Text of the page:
Wuthering Heights | Study Guide

Emily Brontë

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Wuthering Heights | Chapter 10 | Summary



Since Mr. Lockwood is ill and will need bed rest until spring, he asks Mrs. Dean to distract him by telling him more about Heathcliff and Cathy, whom he calls the "hero and heroine" of the story. Heathcliff, in the present, has recently sent Mr. Lockwood a pair of game birds and paid him a visit due to his illness. Mr. Lockwood calls him "charitable" for this act. Referring to the past in the story Mrs. Dean is telling, Mr. Lockwood wonders if Heathcliff will next finish his education and "come back a gentleman."

Edgar and Cathy's marriage is going well to Mrs. Dean's "agreeable disappointment ... [Cathy] behaved infinitely better than [she] dared to expect." Isabella and Edgar dote on Cathy, and Edgar "had a deep-rooted fear of ruffling her humour." When Heathcliff returns, the peace ends. Mrs. Dean finds him waiting in the garden one morning. At Heathcliff's insistence, Mrs. Dean tells Cathy someone is waiting to see her outside. When Cathy leaves, Mrs. Dean tells Edgar whom the visitor really is. When Cathy returns, leaving Heathcliff outside to wait, Edgar, annoyed, tells Cathy it is inappropriate, due to Heathcliff's low station, for Cathy and Isabella to have tea with him in the parlor. Seeing how happy Cathy is, Edgar tells her "try to be glad, without being absurd." Once Heathcliff comes upstairs, he launches into the purpose of his visit: "to settle the score with Hindley; and then prevent the law by doing execution on myself"—which means he plans to kill himself after killing Hindley. He also says that Cathy's happiness at seeing him again has changed his mind—for the moment.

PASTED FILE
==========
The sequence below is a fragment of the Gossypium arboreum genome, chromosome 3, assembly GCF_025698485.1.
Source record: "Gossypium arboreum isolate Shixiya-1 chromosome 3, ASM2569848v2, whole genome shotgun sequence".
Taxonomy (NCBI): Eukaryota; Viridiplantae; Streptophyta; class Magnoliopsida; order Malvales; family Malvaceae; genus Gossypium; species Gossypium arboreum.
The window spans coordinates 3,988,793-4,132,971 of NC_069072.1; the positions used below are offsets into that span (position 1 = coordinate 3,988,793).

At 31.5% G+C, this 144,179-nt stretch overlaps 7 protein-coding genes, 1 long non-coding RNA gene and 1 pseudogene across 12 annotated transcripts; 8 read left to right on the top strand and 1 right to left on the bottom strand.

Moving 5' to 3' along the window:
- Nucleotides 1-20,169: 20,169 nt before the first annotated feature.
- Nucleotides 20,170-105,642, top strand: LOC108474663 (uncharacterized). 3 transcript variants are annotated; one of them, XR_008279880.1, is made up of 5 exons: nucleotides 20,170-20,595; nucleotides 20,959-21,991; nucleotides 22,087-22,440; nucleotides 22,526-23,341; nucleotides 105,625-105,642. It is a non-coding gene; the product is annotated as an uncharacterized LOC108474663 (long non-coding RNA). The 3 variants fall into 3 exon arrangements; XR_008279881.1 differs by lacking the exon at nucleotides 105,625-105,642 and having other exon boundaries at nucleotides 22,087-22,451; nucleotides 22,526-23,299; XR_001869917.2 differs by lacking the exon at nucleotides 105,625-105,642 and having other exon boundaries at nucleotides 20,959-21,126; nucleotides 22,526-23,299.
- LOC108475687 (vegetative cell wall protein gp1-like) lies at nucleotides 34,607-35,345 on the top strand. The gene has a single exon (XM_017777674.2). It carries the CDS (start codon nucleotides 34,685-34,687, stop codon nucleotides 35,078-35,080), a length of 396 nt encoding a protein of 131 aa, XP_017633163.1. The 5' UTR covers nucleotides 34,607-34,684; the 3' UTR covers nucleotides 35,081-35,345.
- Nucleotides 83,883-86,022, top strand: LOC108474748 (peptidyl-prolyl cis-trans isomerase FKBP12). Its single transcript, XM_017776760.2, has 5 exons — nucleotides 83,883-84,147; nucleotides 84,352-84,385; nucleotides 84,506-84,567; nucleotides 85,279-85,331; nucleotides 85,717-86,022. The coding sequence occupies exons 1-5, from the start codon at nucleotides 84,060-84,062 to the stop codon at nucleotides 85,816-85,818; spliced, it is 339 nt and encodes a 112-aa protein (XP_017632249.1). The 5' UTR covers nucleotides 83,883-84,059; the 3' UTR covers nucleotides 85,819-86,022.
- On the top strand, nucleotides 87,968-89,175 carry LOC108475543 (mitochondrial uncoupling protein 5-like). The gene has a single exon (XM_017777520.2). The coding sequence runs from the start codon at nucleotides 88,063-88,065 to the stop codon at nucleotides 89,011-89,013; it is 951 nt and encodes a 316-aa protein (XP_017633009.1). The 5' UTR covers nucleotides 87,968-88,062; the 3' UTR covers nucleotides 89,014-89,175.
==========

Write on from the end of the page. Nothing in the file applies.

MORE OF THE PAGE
Cathy and Edgar fight because she says, "Heathcliff is now worthy of a gentleman's regard." Cathy, so ecstatic to have Heathcliff back, tells Mrs. Dean that she has reconciled with "God and humanity! I had risen in angry rebellion against Providence." Determined to be good now, she will make up with Edgar and be an angel.

Time passes and it becomes normal for Heathcliff to visit Thrushcross Grange, but Mrs. Dean worries Heathcliff plans to "work mischief under a cloak" and harm the family. He has rented a space from Hindley at Wuthering Heights. Mrs. Dean asks Cathy what she thinks about Heathcliff staying there. Cathy says Hindley is greedy for the rent money, reckless about choosing his acquaintances, and never troubles himself to wonder if he should trust Heathcliff, and that Heathcliff told her he chose to stay there to be near her, so it doesn't bother her.

More time passes and Isabella gradually falls one-sidedly in love with Heathcliff, which causes a fight one day with Cathy. Isabella is angry because Heathcliff and Cathy ignore her during a walk on the moors. When Isabella confronts Cathy, she doesn't spare Isabella's feelings, telling her she was superfluous and "we didn't care if you kept with us or not." Later, to tease Isabella, Cathy tells Heathcliff about her crush on him, in front of her, and the two women get into a physical fight. During their fight, Isabella draws Cathy's blood with her nails, and Heathcliff threatens to "wrench them off her fingers, if they ever menaced me." He also says that if he were to marry Isabella he would turn her white face into a rainbow of bruises from beating her. Privately, Cathy and Heathcliff talk about Isabella's crush, and Heathcliff mentions he could use Isabella to own Thrushcross Grange one day. To that, Cathy warns, "you are too prone to covet your neighbor's goods; remember this neighbor's goods are mine."